The word placer, as will be found throughout here, is derived from the same Spanish word which means "sandbank". It specifically refers to an alluvial deposit of detrital material, such as gravel, which contains particles of precious chemical elements.

The term "placer gold", therefore, refers to gold that has formed in rocks moved and placed on stream beds by some geological forces and by the action of water. Lode gold tends to erode from its source, distributing itself naturally among other rocks that have been subjected to similar geological forces. This results to the formation of a secondary deposit.

Thus the mining of alluvial deposits for gold and other precious metal deposits is called "placer mining". Placer mining may be done through a number of tunneling procedures into riverbeds. There also are the open-cast mining and hydraulic mining. In the former, placer mining is done by open-pit; in the latter, water pressure is used for excavation.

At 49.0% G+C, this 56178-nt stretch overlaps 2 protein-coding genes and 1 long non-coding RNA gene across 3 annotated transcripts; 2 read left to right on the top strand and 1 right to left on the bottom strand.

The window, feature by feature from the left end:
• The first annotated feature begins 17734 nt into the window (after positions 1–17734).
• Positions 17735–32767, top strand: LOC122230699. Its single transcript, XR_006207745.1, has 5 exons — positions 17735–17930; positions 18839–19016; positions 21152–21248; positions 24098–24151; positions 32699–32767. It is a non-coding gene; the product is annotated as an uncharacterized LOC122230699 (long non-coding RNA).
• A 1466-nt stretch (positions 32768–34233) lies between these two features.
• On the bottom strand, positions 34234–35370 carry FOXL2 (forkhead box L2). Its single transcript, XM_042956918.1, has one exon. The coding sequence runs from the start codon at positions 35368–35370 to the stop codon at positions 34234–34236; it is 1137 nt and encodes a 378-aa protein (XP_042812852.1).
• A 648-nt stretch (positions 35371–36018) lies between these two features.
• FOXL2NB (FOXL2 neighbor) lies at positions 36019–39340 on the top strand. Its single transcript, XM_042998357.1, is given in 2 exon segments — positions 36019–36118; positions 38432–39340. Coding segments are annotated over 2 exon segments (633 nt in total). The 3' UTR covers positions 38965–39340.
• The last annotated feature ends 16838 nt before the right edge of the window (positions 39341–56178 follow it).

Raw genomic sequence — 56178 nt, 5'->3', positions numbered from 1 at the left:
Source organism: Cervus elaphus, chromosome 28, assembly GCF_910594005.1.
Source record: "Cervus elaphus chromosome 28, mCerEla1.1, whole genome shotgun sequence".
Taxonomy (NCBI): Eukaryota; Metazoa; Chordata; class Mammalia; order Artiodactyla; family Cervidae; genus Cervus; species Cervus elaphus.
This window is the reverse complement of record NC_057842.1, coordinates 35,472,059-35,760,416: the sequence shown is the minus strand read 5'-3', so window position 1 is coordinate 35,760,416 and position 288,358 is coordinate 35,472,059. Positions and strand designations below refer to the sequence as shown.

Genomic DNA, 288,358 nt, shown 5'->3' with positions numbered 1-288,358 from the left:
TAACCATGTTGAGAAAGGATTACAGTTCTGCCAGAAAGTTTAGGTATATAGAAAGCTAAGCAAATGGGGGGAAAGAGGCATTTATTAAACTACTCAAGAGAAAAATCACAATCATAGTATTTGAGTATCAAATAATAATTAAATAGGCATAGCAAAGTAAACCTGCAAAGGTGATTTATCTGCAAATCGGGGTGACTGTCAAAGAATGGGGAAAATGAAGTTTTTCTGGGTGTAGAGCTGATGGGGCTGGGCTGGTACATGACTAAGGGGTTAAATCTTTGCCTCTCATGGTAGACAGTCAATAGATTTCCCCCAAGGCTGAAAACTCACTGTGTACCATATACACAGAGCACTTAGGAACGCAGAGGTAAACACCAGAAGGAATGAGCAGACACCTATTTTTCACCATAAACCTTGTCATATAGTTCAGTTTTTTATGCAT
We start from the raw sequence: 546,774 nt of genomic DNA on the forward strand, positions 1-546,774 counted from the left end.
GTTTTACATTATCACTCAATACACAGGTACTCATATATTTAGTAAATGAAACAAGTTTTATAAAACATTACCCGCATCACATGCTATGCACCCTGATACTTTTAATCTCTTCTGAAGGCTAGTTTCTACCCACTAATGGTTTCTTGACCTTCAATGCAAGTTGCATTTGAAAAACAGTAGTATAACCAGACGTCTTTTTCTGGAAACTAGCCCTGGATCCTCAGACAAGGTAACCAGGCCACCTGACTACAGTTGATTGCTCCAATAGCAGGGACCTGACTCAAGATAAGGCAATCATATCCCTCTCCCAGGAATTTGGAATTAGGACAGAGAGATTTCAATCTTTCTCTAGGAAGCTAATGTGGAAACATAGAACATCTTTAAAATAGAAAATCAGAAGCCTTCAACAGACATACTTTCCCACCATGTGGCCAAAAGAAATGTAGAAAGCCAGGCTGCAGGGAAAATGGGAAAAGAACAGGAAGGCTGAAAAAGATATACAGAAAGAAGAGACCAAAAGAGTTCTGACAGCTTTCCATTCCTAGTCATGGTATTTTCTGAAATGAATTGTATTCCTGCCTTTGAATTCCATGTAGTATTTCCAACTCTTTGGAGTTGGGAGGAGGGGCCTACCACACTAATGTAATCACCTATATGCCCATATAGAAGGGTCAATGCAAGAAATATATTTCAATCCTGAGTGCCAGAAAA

There are three placer mining methods used to mine placer gold:

Gold Panning:

This method, which involves the use of a pan, is the oldest and simplest way to extract gold from a placer deposit. In this method, mined ore is placed in a large pan (made either of plastic or metal) and poured with a liberal amount of water; it is then agitated. The gold particles, having higher density than the other materials (examples, mud, sand and gravel; also, gold is about nineteen times heavier than water), settle to the bottom of the pan, while the lighter materials are washed over the side.